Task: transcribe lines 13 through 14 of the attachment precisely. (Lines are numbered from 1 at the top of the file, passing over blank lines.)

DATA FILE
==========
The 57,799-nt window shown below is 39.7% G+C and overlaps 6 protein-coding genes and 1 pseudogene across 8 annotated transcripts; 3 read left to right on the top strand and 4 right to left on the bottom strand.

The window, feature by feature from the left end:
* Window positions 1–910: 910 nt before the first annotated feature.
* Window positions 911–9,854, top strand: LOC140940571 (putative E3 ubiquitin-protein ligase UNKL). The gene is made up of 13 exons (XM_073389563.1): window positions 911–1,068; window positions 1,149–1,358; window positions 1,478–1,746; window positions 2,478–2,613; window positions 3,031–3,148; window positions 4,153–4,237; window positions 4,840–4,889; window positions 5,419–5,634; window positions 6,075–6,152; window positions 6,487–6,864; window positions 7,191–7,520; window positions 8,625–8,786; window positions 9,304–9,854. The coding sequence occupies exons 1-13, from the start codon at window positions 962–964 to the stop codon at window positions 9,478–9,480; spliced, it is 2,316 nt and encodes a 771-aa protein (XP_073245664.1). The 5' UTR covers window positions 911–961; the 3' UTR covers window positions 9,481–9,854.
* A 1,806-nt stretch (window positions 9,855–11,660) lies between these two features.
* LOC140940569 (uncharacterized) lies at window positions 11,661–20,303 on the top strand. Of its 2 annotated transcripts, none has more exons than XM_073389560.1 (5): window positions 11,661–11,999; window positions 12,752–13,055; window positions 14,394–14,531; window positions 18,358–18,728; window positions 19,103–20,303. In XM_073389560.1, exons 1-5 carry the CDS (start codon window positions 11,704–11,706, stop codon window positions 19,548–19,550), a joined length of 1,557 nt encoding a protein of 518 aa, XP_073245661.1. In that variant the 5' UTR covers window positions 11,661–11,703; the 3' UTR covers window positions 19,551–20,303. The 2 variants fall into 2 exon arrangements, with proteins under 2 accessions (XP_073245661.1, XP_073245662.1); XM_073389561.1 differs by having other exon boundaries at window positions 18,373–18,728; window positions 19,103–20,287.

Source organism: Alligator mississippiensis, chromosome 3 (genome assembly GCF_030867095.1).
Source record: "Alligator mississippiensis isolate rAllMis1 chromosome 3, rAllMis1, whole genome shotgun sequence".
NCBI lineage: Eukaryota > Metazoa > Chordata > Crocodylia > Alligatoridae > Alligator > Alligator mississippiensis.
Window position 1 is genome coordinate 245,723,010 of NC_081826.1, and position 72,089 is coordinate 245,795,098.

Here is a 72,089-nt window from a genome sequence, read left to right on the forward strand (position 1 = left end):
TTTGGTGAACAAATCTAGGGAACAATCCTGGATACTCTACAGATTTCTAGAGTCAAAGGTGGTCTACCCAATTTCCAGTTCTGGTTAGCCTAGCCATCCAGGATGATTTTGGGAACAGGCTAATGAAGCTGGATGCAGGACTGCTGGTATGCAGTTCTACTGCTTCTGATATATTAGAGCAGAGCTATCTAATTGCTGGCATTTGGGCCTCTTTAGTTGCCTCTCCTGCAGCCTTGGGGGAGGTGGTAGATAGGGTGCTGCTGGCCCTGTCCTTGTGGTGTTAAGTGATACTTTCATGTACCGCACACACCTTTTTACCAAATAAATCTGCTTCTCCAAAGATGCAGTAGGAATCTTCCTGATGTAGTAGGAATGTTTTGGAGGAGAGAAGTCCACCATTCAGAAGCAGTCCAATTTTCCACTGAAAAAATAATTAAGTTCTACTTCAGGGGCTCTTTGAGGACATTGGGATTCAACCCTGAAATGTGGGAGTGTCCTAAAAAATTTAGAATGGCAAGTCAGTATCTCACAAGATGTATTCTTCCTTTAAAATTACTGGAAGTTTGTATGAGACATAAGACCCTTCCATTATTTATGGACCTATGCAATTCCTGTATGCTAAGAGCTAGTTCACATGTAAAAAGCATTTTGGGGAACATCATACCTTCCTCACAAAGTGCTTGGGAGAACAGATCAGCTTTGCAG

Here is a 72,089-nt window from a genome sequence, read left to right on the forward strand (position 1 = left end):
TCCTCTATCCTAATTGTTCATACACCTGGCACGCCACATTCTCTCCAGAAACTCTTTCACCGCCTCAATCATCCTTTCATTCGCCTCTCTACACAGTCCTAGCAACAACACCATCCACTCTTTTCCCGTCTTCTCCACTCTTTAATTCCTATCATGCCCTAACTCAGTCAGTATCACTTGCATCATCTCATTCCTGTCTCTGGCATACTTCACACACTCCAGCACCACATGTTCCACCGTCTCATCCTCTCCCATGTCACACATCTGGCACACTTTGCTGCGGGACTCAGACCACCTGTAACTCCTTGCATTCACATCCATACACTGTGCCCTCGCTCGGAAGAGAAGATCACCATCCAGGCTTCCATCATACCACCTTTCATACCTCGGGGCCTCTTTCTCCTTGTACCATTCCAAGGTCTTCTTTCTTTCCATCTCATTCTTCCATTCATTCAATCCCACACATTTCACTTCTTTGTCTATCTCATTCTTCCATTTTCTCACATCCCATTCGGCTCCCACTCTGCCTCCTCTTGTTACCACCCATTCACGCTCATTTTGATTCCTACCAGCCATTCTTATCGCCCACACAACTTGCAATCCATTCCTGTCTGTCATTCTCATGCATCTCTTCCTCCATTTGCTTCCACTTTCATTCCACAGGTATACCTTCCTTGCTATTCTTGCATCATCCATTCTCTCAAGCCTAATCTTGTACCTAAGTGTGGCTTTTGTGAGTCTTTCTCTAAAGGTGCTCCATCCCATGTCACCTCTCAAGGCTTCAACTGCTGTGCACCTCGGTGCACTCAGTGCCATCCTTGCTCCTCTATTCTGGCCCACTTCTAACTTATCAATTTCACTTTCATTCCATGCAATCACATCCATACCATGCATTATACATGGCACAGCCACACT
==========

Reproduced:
Here is a 72,089-nt window from a genome sequence, read left to right on the forward strand (position 1 = left end):
TCCTCTATCCTAATTGTTCATACACCTGGCACGCCACATTCTCTCCAGAAACTCTTTCACCGCCTCAATCATCCTTTCATTCGCCTCTCTACACAGTCCTAGCAACAACACCATCCACTCTTTTCCCGTCTTCTCCACTCTTTAATTCCTATCATGCCCTAACTCAGTCAGTATCACTTGCATCATCTCATTCCTGTCTCTGGCATACTTCACACACTCCAGCACCACATGTTCCACCGTCTCATCCTCTCCCATGTCACACATCTGGCACACTTTGCTGCGGGACTCAGACCACCTGTAACTCCTTGCATTCACATCCATACACTGTGCCCTCGCTCGGAAGAGAAGATCACCATCCAGGCTTCCATCATACCACCTTTCATACCTCGGGGCCTCTTTCTCCTTGTACCATTCCAAGGTCTTCTTTCTTTCCATCTCATTCTTCCATTCATTCAATCCCACACATTTCACTTCTTTGTCTATCTCATTCTTCCATTTTCTCACATCCCATTCGGCTCCCACTCTGCCTCCTCTTGTTACCACCCATTCACGCTCATTTTGATTCCTACCAGCCATTCTTATCGCCCACACAACTTGCAATCCATTCCTGTCTGTCATTCTCATGCATCTCTTCCTCCATTTGCTTCCACTTTCATTCCACAGGTATACCTTCCTTGCTATTCTTGCATCATCCATTCTCTCAAGCCTAATCTTGTACCTAAGTGTGGCTTTTGTGAGTCTTTCTCTAAAGGTGCTCCATCCCATGTCACCTCTCAAGGCTTCAACTGCTGTGCACCTCGGTGCACTCAGTGCCATCCTTGCTCCTCTATTCTGGCCCACTTCTAACTTATCAATTTCACTTTCATTCCATGCAATCACATCCATACCATGCATTATACATGGCACAGCCACACT